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Kyrgyzstan

Yearbook 2018

Kyrgyzstan. Opposition politician Kanatbek Isayev was sentenced in January to 12 years in prison charged with corruption. According to Isayev, the prosecution was politically motivated. He had been arrested before the 2017 presidential election accused of coup plans and was then not allowed to run for election.

2018 Kyrgyzstan

In early 2018, protests were held outside the Supreme Court, the parliament and the presidential office in the capital Bishkek demanding legal reform and dismissal of judges accused of corruption.

In severe cold, Bishkek's newly renovated thermal power plant failed. People were freezing for days, dissatisfaction was great and demands were raised on the Prime Minister's departure.

In April, Prime Minister Sapar Isakov was dismissed by the president after the government lost a vote of confidence in Parliament. A power struggle was reportedly raging between President Sooronbay Jeenbekov and President Almazbek Atambayev, who supported the Prime Minister. Several of Atambayev's allies were dismissed, including the state prosecutor and the head of the security service. Former Chief of Staff in the President's Office, Muchammedkalyj Abylgaziev was appointed as new Prime Minister.

The deposed head of government Isakov was charged with corruption linked to the renovation of the accident-affected thermal power plant. He was said to have caused great harm to society by lobbying for a Chinese company that got the construction project. Isakov described the prosecution as false, but another former prime minister was arrested as well as a former mayor of Bishkek and a former minister of energy.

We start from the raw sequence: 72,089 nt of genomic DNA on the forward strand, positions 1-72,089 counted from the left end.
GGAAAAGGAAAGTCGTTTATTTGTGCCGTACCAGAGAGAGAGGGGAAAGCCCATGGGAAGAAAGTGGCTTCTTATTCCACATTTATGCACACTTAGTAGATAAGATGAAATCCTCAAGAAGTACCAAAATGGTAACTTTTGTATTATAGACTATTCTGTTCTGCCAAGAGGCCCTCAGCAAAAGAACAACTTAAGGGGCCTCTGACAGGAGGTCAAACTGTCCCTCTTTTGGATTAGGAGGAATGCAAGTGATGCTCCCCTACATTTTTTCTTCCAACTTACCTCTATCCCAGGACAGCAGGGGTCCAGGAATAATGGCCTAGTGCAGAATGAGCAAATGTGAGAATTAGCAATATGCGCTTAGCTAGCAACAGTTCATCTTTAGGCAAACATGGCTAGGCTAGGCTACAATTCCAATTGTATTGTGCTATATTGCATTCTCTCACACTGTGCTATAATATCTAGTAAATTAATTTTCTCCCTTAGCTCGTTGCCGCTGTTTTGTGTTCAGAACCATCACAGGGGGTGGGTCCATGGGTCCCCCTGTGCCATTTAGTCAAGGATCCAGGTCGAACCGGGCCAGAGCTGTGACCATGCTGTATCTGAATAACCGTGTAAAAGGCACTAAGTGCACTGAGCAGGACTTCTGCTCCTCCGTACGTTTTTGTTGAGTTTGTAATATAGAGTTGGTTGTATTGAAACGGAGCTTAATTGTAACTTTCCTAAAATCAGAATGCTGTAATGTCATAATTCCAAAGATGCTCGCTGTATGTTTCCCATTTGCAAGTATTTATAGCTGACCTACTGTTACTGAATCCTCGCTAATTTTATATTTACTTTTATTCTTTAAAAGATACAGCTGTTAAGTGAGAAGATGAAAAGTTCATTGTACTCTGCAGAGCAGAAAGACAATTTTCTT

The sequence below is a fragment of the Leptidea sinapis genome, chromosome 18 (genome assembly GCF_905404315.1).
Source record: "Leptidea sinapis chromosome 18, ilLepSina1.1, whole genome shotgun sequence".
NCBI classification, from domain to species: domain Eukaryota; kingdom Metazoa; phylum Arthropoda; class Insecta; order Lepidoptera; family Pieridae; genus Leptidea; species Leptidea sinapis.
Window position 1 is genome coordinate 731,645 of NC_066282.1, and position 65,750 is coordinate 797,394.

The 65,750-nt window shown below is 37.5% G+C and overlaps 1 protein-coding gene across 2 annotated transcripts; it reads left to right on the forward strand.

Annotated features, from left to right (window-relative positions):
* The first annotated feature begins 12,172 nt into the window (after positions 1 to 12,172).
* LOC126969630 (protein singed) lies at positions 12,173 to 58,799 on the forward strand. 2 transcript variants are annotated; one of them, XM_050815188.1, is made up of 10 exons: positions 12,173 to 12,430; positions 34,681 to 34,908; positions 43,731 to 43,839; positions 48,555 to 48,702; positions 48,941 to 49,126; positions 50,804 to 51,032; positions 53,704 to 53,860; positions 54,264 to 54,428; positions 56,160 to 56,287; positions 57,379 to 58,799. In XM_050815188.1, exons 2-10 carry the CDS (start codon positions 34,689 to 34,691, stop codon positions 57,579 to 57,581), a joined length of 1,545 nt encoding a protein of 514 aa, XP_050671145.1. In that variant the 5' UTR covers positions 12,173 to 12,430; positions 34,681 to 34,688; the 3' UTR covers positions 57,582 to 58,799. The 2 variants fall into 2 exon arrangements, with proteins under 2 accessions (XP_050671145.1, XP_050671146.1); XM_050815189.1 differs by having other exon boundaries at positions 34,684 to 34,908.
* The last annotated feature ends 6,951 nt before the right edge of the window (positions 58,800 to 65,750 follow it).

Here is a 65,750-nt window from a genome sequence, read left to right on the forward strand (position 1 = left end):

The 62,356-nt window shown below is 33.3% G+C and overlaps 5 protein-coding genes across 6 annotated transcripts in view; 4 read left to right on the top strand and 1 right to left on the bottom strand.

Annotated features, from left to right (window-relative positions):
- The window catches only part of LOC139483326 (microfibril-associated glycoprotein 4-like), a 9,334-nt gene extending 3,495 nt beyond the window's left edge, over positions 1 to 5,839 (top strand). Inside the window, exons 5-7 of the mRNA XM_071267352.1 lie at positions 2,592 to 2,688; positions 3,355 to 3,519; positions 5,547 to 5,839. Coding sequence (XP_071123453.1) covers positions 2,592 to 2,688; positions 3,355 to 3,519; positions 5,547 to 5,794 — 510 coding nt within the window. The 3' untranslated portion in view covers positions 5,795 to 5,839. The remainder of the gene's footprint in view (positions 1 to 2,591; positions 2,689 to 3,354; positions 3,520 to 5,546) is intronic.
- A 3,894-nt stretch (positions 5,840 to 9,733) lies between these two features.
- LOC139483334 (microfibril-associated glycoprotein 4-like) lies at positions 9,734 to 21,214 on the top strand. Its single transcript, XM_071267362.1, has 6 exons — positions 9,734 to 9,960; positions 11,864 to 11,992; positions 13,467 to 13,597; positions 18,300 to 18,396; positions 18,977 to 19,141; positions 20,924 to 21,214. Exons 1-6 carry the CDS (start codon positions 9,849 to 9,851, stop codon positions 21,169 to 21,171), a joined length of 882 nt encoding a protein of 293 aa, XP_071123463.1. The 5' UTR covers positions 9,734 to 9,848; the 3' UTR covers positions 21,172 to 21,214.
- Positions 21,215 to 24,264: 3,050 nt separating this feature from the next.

According to Countryaah.com, the purge of former President Atambayev's allies continued. In July, Bishkek's mayor was indicted for corruption, and the deputy mayor was arrested for abuse of power. In August, the Bishkek City Council elected new mayor during protests from protesters, which demanded more candidates than the ruling Social Democrats.

Russian investigative journalists reported in August that US President Donald Trump's former campaign manager Paul Manafort worked in Kyrgyzstan in 2005 to promote the Russian Federation's geopolitical interests. Among other things, it involved the closure of a US military installation near Bishkek, a transport hub for NATO's forces in Afghanistan.

The Social Democratic Party, led by President Atambajek, in August came under harsh criticism against persecution of political opponents, questionable appointments and weak economic policies. Despite the party sitting in the government, they blamed it for a growing protest atmosphere in the country.

During the year, Kyrgyzstan received harsh criticism from the UN High Commissioner for Human Rights for allowing the old custom of bride-groom to continue with rape and forced marriage without prosecution and punishment. In one notable case during the year, an abducted 20-year-old woman was killed by her kidnapper at a police station where both were taken. Several police officers were dismissed for failing to protect the woman.

In October, Kyrgyzstan's Foreign Minister resigned after the Kyrgyzstan ambassador to South Korea accused his own foreign ministry of corruption. The ambassador sought political asylum in an unnamed country.

During the year, the country's anti-terrorist center reported that 150 Kyrgyz citizens have been killed when fighting for Islamist groups in the war in Syria since 2011. About 850 Kyrgyz citizens were estimated to have participated in the war.

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